The Wizard Of Oz: Judy Garland During The Great Depression

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The Great Depression was a period in which dreams were demolished, hope was lost, and history was made. People went hungry, businesses closed, and adults had to wait in extensive lines in order to receive a bowl of soup. With the world slowly crumbling down around them, Americans lost hope. But through the darkness, rays of light slipped through the shadows of the Great Depression. The public relied on distractions and comfort from the world of entertainment to guide them out of the tragic times they were facing. Judy Garland found a perfect way to comfort the public while gaining stardom at the same time through acting and singing. The Wizard of Oz, her most popular production gave the world a whole new way of watching movies; However, ‘Over…show more content…
The less fortunate relied on show business to distract themselves from their lives. Cheerful, comical, uplifting shows were a way of brightening their smiles. They intended to use this as a way to get themselves through the dark times. Just like any other person in the 1930’s, Judy Garland shows how she had fears and obstacles to overcome just like the rest of the Americans when she says, “I've always taken 'The Wizard of Oz’ very seriously, you know. I believe in the idea of the rainbow. And I've spent my entire life trying to get over it” (“Judy Garland Quotes”). Although it was not for the same reasons, Judy Garland connected to her audience in a relatable and inspiring way. On the other hand, when the first successful Technicolor film came out, The Wizard of Oz, Judy Garland became the star of it. Most people remember her because of the movie; therefore, the other actors in The Wizard of Oz were overlooked. This female icon was such as big deal in the movie industry because she was the woman that stood for The Wizard of Oz which is remembered as the first movie made in color. Although there had already been a movie made with color, most people were seeing this film as the first because the actual movie first made in color was insignificant and didn’t become as popular as The Wizard of Oz. This film may not officially be the first movie ever made in color, but it…show more content…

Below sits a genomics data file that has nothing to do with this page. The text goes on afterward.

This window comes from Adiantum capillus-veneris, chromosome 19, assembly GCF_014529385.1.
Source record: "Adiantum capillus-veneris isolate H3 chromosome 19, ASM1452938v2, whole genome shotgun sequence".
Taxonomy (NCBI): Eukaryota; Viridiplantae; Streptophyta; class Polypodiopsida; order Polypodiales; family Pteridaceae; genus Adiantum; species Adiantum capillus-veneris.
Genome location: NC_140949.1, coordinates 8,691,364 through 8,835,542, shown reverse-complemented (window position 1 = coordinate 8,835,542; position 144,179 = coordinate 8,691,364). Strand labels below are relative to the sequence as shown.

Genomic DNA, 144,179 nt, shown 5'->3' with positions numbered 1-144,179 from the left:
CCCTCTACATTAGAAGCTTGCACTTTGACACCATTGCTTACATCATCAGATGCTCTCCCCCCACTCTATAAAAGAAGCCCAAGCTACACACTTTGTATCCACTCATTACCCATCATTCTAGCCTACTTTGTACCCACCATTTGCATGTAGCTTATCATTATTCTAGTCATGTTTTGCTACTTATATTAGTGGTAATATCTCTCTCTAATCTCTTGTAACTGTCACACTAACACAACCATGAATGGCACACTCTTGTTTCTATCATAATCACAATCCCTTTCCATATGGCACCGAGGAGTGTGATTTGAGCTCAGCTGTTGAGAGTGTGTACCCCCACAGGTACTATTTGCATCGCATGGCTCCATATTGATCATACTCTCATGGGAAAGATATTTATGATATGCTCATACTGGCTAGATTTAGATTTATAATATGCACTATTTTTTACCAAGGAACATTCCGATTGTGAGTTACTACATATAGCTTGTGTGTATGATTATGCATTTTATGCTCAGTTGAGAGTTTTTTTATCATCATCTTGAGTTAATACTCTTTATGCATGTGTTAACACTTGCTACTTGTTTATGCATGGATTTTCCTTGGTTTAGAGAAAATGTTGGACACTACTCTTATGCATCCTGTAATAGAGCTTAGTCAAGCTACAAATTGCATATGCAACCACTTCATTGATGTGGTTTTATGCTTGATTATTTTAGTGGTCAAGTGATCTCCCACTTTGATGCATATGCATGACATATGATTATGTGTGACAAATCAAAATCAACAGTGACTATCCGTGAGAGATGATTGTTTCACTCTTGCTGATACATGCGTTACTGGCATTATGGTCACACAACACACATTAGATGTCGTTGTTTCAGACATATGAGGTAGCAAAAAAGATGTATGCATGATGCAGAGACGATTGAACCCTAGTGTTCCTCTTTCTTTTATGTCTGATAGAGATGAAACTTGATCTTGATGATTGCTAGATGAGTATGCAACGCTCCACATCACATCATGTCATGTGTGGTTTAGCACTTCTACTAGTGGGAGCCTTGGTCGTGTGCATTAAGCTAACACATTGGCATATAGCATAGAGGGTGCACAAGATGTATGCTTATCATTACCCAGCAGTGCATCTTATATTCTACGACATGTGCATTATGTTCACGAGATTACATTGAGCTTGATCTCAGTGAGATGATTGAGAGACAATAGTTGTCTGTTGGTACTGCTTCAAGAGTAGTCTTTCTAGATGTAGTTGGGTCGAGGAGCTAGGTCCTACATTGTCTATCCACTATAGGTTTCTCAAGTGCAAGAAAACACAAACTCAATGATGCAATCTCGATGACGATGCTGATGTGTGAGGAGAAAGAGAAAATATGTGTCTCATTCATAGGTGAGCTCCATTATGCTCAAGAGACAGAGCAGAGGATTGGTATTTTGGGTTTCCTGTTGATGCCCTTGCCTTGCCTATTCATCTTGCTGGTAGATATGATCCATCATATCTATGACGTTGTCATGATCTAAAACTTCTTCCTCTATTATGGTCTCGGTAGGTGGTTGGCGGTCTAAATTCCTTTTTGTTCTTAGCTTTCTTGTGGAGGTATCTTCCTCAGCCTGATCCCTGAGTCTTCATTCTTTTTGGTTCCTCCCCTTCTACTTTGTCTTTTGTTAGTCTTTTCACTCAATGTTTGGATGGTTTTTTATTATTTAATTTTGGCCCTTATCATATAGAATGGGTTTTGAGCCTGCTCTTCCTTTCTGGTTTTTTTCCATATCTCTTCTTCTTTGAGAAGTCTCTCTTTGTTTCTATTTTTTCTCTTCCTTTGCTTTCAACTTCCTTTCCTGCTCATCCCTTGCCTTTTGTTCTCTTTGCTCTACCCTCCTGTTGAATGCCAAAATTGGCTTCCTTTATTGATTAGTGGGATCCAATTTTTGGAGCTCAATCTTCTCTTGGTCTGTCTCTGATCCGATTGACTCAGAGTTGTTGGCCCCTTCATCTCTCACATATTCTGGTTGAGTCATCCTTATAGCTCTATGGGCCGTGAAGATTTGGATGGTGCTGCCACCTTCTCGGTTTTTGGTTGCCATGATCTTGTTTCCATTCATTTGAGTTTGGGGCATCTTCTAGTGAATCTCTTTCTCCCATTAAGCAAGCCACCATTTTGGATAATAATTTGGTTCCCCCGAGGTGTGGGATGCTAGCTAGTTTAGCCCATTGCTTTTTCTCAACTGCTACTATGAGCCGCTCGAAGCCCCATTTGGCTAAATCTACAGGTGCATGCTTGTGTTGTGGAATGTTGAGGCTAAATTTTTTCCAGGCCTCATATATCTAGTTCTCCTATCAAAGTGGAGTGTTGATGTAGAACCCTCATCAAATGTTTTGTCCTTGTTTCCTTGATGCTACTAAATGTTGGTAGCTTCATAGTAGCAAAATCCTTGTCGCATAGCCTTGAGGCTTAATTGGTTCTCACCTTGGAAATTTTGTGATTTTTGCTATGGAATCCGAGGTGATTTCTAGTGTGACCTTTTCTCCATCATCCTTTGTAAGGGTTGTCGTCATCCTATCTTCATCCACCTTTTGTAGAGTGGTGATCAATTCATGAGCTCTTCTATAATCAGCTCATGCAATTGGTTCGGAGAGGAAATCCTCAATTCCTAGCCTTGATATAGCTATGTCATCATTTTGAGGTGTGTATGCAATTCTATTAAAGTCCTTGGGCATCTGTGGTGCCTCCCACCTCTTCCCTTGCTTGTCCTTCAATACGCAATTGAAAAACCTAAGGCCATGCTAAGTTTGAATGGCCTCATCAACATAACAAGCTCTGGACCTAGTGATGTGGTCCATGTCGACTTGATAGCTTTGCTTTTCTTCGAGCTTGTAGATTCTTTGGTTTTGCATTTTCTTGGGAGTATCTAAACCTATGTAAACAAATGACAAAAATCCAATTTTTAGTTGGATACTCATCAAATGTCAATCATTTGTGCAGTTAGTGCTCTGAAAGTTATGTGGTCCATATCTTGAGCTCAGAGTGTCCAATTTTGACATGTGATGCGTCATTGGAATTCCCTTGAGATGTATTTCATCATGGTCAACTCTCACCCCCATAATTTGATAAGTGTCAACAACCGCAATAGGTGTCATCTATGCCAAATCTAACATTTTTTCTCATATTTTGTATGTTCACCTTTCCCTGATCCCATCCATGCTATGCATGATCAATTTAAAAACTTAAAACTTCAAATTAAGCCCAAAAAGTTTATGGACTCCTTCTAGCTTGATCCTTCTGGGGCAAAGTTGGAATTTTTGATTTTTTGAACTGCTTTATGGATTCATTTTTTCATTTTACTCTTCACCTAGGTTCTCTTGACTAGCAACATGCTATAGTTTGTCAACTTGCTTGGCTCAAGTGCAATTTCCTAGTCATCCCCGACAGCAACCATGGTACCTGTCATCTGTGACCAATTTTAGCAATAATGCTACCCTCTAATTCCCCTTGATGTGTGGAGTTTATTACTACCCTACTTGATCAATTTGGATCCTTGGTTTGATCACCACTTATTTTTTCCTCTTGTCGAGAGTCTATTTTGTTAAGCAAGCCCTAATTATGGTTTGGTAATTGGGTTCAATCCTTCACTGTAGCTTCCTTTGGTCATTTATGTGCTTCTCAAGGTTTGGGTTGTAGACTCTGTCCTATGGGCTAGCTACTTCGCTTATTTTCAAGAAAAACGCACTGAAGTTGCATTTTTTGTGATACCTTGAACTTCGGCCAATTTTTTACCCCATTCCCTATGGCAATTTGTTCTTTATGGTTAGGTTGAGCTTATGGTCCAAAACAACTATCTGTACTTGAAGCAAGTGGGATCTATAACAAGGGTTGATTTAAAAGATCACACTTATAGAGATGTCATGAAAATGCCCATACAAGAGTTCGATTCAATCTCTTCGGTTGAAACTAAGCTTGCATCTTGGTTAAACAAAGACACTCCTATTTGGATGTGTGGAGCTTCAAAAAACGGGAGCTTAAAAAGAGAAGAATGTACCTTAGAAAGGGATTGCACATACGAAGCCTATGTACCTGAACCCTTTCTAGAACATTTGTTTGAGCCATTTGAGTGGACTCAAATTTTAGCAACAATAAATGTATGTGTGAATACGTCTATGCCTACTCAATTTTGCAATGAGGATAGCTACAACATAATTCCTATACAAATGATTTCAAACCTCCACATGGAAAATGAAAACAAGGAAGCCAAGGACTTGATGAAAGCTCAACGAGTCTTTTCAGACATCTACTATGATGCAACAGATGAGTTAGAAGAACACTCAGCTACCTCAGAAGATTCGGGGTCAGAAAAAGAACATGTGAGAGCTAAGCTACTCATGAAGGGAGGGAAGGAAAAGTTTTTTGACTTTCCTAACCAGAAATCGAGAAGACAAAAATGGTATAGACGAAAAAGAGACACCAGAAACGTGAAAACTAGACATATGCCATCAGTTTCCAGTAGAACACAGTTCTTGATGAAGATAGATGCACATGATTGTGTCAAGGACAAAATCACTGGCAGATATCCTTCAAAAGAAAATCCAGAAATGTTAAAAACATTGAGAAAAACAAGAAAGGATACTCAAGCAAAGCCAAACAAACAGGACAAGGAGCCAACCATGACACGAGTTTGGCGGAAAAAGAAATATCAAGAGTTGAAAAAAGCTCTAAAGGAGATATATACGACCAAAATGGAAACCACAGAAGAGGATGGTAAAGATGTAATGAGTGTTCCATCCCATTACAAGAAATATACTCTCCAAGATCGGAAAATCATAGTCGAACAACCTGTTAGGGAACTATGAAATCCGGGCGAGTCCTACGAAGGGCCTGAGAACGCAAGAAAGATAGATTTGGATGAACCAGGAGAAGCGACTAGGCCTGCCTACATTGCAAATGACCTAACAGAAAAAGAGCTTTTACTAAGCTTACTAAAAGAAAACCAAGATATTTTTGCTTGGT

Throughout The Wizard of Oz, various references are made that clearly emulate the lives of those in the Great Depression. In the beginning of the story, Dorothy’s house gets carried by a tornado into a magical land where everything appears to be perfect and beautiful. This point in the plot represents people under the poverty line being evicted from their homes and taken into a place where everything appears to be perfect. In reality, Dorothy’s and the people’s fantasy world had a cache of flaws including the Wicked Witch of the West and the failing economy. First of all, in order to get there they had to bring down the Wicked Witch of the East with the house. On the other hand, in order for one person to provide for his family and have a job, another person will have to face not having a job and not being able to support his wife and children. Also, the idea of home evictions appear in the film when Dorothy clicks her heels together saying, “there’s no place like home” (The Wizard of Oz). Meanwhile, The Wizard of Oz in the end of the movie turns out to be a fraud who was faking his magical powers the entire time. However, the president that was in office when the stock markets crashed was Herbert Hoover. Hoover was much like the Wizard of Oz because they both claimed to be something they were not. The

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